When you bring your puppy home, you want to raise him or her to be the best Family Dog possible. We all have good intentions when raising a puppy, however there are some mis-guided and uneducated people who will tell you that you need to dominate your dog so they respect you. This is not only poor advice, once it is done, you may not be able to take it back.
Imprinting is life long and can not be overcome; Dr. Konrad Lorenz first studied imprinting in birds, primarily geese in 1935, so this concept is not new. What he found was that different species of animals have an early/critical period in their learning development which cannot be reverse
In addition, Evolutionary Biologist Kathryn Lord at the University of Massachusetts Amerst suggests that different behaviors are related to the animal’s earliest sensory experiences during the critical period of socialization. This critical period in dogs is from 4 weeks to about 8 weeks; during this critical time, puppies begin walking and exploring without fear and will remain comfortable throughout their lives with environmental stimuli they encounter during this time with low levels of fear. But as the period ends at 8 to 10 weeks, fear will increase and after the socialization window closes, new sights, sounds and smells will elicit a fear response.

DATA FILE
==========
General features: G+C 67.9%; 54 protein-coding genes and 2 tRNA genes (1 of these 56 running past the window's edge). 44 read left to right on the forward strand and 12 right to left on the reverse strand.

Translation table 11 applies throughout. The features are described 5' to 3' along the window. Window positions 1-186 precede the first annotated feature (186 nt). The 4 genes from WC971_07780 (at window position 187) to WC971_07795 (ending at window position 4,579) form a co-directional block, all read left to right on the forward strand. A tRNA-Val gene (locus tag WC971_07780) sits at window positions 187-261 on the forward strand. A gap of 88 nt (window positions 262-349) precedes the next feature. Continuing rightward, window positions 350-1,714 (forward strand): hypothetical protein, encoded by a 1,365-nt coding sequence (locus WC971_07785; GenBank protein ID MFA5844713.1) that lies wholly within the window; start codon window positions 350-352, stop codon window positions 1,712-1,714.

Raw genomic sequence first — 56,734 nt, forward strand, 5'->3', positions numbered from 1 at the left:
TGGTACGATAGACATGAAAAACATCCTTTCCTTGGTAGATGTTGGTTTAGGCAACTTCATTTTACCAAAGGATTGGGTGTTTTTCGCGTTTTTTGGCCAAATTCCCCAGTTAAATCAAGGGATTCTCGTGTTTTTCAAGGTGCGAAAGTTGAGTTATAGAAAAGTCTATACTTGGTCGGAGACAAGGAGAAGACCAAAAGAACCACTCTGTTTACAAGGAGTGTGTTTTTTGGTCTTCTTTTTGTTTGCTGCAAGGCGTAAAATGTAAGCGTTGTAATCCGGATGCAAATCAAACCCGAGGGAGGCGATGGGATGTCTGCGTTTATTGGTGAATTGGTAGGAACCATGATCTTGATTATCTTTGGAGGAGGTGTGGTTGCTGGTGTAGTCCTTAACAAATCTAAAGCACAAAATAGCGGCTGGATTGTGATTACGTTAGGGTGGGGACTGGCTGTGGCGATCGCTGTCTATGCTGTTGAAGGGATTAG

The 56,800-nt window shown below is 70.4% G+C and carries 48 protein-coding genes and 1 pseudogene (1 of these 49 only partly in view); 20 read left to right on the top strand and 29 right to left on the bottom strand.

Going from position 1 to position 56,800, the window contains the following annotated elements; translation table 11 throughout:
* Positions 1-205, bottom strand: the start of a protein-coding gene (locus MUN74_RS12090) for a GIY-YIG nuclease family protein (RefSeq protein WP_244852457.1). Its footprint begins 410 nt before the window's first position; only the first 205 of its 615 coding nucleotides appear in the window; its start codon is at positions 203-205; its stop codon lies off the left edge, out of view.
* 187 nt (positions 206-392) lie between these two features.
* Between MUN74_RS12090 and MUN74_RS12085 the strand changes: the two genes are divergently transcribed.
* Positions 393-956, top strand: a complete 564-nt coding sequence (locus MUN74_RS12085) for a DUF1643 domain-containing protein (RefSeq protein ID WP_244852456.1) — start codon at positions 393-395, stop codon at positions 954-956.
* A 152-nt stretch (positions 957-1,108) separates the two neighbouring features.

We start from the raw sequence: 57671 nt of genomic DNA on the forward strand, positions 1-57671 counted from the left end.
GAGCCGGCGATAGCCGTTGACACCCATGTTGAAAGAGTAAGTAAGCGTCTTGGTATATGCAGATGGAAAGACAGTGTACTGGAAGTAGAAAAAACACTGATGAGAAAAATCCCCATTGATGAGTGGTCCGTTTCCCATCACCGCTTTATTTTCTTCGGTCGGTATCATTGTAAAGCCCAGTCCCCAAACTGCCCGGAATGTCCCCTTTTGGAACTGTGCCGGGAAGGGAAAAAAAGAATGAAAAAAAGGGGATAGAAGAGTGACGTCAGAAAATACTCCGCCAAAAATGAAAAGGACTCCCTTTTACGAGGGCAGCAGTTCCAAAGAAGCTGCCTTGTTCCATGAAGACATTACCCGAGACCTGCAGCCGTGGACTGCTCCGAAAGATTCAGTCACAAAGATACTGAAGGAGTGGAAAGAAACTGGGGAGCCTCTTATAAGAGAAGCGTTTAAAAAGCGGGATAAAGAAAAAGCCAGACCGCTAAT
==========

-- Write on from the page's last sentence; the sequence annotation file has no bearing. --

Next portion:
Common to trainers is the puppy that is fine with Dad, but bites hard at mom or the children in the home. This scenario is all too common when Dad has used his hands to reprimand the pup in a forceful way for biting (which is a normal way for a pup to interact). While the pup does obviously require feedback on what to sink his teeth into, too often Dad holds the pups mouth shut, pushes his lip onto a tooth, scruffs the pup or holds him down. All of these actions will make this puppy bite others in the family more often and with greater force. Another negative side effect is the 10 month old puppy who cannot sit still for petting. He is too nervous and worried to just sit, so he wiggles and wiggles his body in an “over the top” appeasement behavior pattern, all the while turning his butt towards the person and lowers his head to ward off the scary behavior which he had to endure as a young pup.